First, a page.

Jihad: a War Journal by Ari Sitas
In The Ground Beneath her Feet (1)we read about the invisible membrane that separates the Rest from the West- a membrane that is difficult to cross as it stretches everywhere to keep the pilgrims of these crossings within the emotional worlds it demarcates. Rushdie's book is a celebration of his tearing through, his breaking on through to the other side: to America, to New York, to the site of rubble now devastated by the Boeings made to fly and crash in the service of first Ajihad" of the new Christian millennium. He must be staring at the tatters of the membrane with awe. Yesterday's Rushdie, the author still caught in the membrane was the jihad's seismographer. The new Rushdie has left all that behind. He is more concerned with the earthquakes of love and rebirth. The carnage in New York though, demands yesterday's author.
Rushdie, before the breakthrough, had become emblematic: martyr, transgressor, Ashaitan", genius. His work, Athe" book, Satanic Verses, (2) stands still as the most tortured testament of three currents at emotional war with each other. - a testimony to the stretch-marks of the membrane.
The cruel passions of the new age were all there: the preoccupations of postmodern western elites, the plight of emigre intellectuals from the imputed Athird world" searching for meaning and Adifference" in Europe and the US and, the expansive modernising projects of Islamic intelligentsias.
The book attempted to define the criss-cross of these passions that have led, outside its covers, to the framing of this tragic text for a gallery of horrors and that have for a while wrecked its author's life. The aesthetic and moral judgements of the 21st century have to start from somewhere there: within the book's covers and within the force-fields that surround it.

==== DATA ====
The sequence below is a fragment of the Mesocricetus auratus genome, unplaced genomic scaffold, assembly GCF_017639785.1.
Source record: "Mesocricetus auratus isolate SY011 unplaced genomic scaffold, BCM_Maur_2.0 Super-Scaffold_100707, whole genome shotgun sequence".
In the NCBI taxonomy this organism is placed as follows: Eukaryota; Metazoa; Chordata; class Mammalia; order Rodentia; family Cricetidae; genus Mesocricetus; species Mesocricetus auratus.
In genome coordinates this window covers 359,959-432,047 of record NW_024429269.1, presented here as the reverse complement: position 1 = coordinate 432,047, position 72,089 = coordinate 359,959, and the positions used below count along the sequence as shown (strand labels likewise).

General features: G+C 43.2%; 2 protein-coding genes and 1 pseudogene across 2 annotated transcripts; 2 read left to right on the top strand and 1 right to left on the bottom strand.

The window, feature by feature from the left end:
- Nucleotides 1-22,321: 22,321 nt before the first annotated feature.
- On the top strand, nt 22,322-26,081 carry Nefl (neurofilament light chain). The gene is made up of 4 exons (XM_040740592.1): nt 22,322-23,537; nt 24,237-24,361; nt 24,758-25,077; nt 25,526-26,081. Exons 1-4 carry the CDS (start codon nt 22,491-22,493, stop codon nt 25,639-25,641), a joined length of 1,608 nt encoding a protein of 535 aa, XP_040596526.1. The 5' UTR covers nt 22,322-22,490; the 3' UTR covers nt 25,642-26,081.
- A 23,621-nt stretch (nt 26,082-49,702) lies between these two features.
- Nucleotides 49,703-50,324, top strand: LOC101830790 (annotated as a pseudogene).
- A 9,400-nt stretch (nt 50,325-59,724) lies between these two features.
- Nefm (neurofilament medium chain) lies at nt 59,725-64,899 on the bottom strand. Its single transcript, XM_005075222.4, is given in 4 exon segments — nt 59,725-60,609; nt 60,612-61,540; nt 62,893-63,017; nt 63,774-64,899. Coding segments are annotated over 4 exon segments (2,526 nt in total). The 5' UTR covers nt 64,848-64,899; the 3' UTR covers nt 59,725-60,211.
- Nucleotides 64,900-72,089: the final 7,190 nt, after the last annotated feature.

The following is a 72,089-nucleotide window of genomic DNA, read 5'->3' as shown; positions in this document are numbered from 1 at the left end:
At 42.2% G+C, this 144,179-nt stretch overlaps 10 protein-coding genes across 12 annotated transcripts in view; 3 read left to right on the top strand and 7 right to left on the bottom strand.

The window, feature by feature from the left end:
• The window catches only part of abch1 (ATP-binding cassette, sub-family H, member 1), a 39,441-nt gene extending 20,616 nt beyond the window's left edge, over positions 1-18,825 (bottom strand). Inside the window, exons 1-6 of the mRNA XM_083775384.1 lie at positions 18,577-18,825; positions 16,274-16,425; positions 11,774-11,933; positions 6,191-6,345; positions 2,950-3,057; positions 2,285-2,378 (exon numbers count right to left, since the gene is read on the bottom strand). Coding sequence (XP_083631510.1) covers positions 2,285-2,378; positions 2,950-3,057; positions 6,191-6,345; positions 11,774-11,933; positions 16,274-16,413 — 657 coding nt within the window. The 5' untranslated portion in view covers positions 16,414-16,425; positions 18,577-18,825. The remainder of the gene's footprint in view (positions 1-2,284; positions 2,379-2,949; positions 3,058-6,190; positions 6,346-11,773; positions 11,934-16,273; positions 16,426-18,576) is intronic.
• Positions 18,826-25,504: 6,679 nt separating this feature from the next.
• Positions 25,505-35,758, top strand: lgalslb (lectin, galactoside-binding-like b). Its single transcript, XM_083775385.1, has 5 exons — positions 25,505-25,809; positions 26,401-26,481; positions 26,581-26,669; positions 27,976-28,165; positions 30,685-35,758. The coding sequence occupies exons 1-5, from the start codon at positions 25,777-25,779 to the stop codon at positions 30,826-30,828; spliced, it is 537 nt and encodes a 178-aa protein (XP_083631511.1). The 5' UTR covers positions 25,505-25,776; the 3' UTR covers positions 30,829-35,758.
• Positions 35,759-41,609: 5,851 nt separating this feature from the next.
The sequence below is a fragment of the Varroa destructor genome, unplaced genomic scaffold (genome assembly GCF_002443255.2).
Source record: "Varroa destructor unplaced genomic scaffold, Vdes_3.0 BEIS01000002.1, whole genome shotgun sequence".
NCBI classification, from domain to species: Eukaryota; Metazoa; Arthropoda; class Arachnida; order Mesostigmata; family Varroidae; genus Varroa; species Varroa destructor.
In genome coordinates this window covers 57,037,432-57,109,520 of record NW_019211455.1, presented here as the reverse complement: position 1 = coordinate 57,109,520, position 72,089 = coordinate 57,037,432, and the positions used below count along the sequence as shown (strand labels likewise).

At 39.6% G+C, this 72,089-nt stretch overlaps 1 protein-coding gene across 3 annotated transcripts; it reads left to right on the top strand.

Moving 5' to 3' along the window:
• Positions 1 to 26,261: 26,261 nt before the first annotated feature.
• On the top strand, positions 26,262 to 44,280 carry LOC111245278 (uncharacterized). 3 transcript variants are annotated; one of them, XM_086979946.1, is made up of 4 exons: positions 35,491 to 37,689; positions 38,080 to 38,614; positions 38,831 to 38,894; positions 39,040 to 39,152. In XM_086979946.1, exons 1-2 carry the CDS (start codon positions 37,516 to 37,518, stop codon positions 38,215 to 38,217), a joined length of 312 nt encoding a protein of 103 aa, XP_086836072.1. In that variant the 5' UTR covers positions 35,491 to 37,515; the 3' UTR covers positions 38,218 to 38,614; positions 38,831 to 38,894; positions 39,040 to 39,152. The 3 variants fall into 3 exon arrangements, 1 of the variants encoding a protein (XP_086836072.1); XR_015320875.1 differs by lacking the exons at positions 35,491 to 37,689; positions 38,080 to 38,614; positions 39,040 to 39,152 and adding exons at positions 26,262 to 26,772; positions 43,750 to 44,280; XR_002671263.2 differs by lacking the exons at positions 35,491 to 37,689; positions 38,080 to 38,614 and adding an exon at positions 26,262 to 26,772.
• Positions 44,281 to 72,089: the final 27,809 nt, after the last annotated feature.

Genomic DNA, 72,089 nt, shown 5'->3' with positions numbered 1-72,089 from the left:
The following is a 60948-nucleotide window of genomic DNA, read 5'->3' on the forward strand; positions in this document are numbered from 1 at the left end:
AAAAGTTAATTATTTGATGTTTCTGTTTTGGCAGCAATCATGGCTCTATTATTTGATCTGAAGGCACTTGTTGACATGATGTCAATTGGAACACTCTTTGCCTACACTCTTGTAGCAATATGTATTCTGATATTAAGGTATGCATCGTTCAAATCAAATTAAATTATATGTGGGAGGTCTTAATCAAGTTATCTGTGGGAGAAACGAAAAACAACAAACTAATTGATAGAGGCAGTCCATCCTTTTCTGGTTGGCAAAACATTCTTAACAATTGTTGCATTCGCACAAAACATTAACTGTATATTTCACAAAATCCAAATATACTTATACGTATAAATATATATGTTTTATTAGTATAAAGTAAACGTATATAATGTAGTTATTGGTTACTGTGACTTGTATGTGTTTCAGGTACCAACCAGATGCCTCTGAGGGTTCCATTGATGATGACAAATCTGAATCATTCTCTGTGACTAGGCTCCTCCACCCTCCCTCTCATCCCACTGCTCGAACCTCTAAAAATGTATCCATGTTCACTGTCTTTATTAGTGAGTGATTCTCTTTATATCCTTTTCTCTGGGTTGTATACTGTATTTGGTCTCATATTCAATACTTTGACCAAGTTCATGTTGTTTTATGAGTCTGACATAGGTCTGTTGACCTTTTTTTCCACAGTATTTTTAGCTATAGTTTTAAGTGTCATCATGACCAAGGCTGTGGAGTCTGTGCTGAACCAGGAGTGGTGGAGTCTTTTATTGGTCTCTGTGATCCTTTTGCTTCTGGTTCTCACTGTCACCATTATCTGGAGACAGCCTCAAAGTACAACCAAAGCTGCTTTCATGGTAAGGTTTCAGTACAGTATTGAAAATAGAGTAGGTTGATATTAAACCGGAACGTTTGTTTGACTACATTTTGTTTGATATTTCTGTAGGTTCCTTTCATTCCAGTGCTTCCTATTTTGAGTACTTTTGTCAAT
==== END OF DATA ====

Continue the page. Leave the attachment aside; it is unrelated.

Rushdie had tried to break through the membrane again and again but even in the Moor's Last Sigh where the narrator asserts that Athere is nothing holding me to Bombay, no longer special, no longer the city of mixed-up, mongrel joy" as the aeroplane departs from the smoke of the Acommunal" violence that engulfed it. He is on the search for the AElsewhere": perhaps his lost home, his resting-place, his Jerusalem. (3) Instead he discovers that he was Aa nobody from nowhere, like no-one, belonging to nothing. All my ties had loosened. I had reached an anti-Jerusalem, not a home, but an away. A place that did not bind, but dissolved"(4) He is left with Athat most profound of our needs, to our need for flowing together, for putting an end to frontiers, for the dropping of the boundaries of the self." (5) But the membrane held until the Ground Beneath her Feet.
From the ruins of the World Trade Centre and the Pentagon, the call for a Crusade of the Acivilised world" against the Enemy is applauded, re-inventing the past. This time it is not the Yankee from Connecticut but Cowboy Dow Jones from Texas that defines the limits of the membrane. During the Gulf War, Saddam Hussein responded through personifying Saladin; for the moment Osama Bin Laden has not done so, but most probably he will.
Pace e.e cummings, Bufallo Bill is not defunct, Mister Death (6)